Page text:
Regent Howard asked how this will effect the students. Dr. C. Lynn Hurst, Associate Dean for Advanced Education and Director, Advanced Education in Orthodontics, stated that from the residents’ perspective he would say terminate the contract. From the university’s perspective, he would say try and get the additional $1.75 million and then terminate the contract. He believed that on the operations side they would be able to move the program forward. The big issue is the $1.75 million, if Dr. Lazzara does not pay this then yes the relationship should be over. He noted that he too was excited about the program and left a position in Texas to come to UNLV. Educators need to be better business people. The residents understand that they came into a situation that had some opportunity. It is important that education be able to open the door to opportunities. The Board is correct, this may not have been the home run it was planned to be, but keep the door open because the next one might be. Regent Howard asked how the tuition increase would effect the enrollment and the affordability to the student. Dr. Hurst stated that when they looked at the o ther orthodontic programs, UNLV would be considered a private program. At this particular point there are 26 private and 34 public programs. UNLV is next to last in cost for private institutions. UNLV could double their tuition and he still could fill the class of 16 students. Orthodontics is a very lucrative specialty in dentistry. Dr. Hurst believed they needed to respect the students that are here and be cautious about changing the rules for them. There has been criticism that students we take here are of a different quality; not true. Dr. Hurst stated the residents here are first class and he was proud of all of them. 
Regent Howard asked what the legal implications were with regard to the contract. Chief Counsel Patterson noted that they had not issued the 30 days notice. The $1.75 million is due to be paid in the beginning of September. He recommended that UNLV issue notice of breech with respect to the operating funds and allow for the 30 day period to elapse. All legal obligations will come due in mid-September and then the relationship would be done. The System would then take legal action under the contract, demand performance under existing terms of the contract, and if the performance is not done there would be a clear breech. Regent Howard asked what other options are there for the financing besides raising the tuition. Chancellor Rogers believed that all the Board members received a letter that said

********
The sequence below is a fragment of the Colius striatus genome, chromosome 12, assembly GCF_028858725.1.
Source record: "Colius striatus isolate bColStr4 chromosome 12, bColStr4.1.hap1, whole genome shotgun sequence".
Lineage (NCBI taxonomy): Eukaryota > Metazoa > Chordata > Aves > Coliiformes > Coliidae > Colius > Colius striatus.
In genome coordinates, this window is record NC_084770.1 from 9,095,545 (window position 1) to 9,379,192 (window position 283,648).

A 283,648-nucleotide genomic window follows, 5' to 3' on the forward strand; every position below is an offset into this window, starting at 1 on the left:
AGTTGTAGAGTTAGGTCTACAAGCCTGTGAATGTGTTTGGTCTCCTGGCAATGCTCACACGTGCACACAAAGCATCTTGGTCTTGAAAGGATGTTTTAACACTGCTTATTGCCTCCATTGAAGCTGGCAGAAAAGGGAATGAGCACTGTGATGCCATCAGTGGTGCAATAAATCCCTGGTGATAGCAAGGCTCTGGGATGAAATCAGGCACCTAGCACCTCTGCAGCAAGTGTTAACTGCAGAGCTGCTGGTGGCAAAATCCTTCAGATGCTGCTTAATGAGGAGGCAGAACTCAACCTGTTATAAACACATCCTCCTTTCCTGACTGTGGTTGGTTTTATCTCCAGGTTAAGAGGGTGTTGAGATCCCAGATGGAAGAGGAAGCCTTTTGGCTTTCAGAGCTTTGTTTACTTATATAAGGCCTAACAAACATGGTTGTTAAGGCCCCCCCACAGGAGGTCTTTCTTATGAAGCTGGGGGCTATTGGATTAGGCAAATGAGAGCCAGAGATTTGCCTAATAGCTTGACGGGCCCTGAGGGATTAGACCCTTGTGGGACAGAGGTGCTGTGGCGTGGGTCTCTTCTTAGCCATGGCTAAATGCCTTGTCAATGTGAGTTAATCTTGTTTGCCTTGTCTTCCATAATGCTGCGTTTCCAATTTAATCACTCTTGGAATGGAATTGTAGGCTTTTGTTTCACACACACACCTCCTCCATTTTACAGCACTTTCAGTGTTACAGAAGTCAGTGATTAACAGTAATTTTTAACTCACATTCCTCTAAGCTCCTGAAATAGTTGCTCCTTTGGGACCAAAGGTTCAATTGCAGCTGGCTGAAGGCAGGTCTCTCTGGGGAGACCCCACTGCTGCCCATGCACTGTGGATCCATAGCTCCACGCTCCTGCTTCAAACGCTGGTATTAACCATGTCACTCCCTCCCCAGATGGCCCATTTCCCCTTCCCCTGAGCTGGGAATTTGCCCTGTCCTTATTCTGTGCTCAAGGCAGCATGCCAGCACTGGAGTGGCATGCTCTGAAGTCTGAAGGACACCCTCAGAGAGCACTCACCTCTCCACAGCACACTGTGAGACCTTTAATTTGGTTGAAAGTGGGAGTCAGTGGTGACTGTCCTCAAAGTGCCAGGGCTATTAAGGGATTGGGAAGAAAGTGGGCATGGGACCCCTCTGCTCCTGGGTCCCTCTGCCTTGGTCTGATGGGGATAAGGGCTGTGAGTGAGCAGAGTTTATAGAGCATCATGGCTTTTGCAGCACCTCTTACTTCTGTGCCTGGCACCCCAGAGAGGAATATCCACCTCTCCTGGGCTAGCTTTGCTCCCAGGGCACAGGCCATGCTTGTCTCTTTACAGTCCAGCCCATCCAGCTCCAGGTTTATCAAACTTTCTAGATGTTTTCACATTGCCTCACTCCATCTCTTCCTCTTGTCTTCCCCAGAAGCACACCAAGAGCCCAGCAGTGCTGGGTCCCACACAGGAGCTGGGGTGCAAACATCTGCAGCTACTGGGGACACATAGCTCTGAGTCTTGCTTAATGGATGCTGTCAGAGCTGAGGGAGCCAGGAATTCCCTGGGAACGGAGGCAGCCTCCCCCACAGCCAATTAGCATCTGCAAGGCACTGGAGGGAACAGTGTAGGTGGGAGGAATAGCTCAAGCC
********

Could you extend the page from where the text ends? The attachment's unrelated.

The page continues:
2. Approved-UNLV Orthodontics Program and its Contractual Relationship with Orthodontic Education Company (OEC) – (Continued)   
that all 32 residents did not have a problem with raising the tuition. Dismantling this program would be a big mistake. The students voluntarily sent the letter stating they would agree with raising the tuition. Executive Vice Chancellor Klaich stated that President Ashley commented at the beginning of the meeting that he would like the opportunity to come back to the Board at a later time, rather than just resorting to raising the tuition. 
Regent Dondero believed that President Ashley needed the opportunity to review the issue and bring back recommendations as to what they are going to do with the program. 
Regent Gallagher was concerned for the residents. Aside from OEC, she believed the Board had a moral commitment to the residents. UNLV and the dental school made the commitment to continue this program. She did not believe there was a way to discontinue this program; if they did want to discontinue the program it would have to be after the students that are enrolled have completed the program. Regent Gallagher stated this would be a great opportunity for the dental school to expand its course of learning. 
Regent Schofield was thrilled to receive a fax from the students that communicated their passion for the school. The concept is fantastic and the Board has to get behind it. Regent Schofield stated that as a Regent he wanted to leave the legacy that the Board did something positive. The Board needs to get behind the program, make it work and think outside the box. 
Regent Derby believed that when the Board made the decision, it was done in good faith. She thought the partnership was promising, and she was proud that the Board went forward and developed the program. There are avenues by which they can make the program work. Regarding getting materials right before the meeting, she stated that the Board used to get a recommendation from staff. It protected the Board and provided assurance that there had been due diligence and careful scrutiny. 
Executive Vice Chancellor Klaich wanted the Board to keep in mind that President Ashley and Mr. Bomotti had indicated that the financial model for the orthodontic program indicated not only the subsistence of that program but use of funds for other programs. As other financial models come forward it may be appropriate to keep this in mind in how the adjustments go forward. Executive Vice Chancellor Klaich said they had heard three times today about the quality and timeliness of information. The System knows the deadlines and yet the Regents still get information at the last moment. He encouraged the Board to say no when it does happen. Ultimately it will keep the staff on their toes to do better.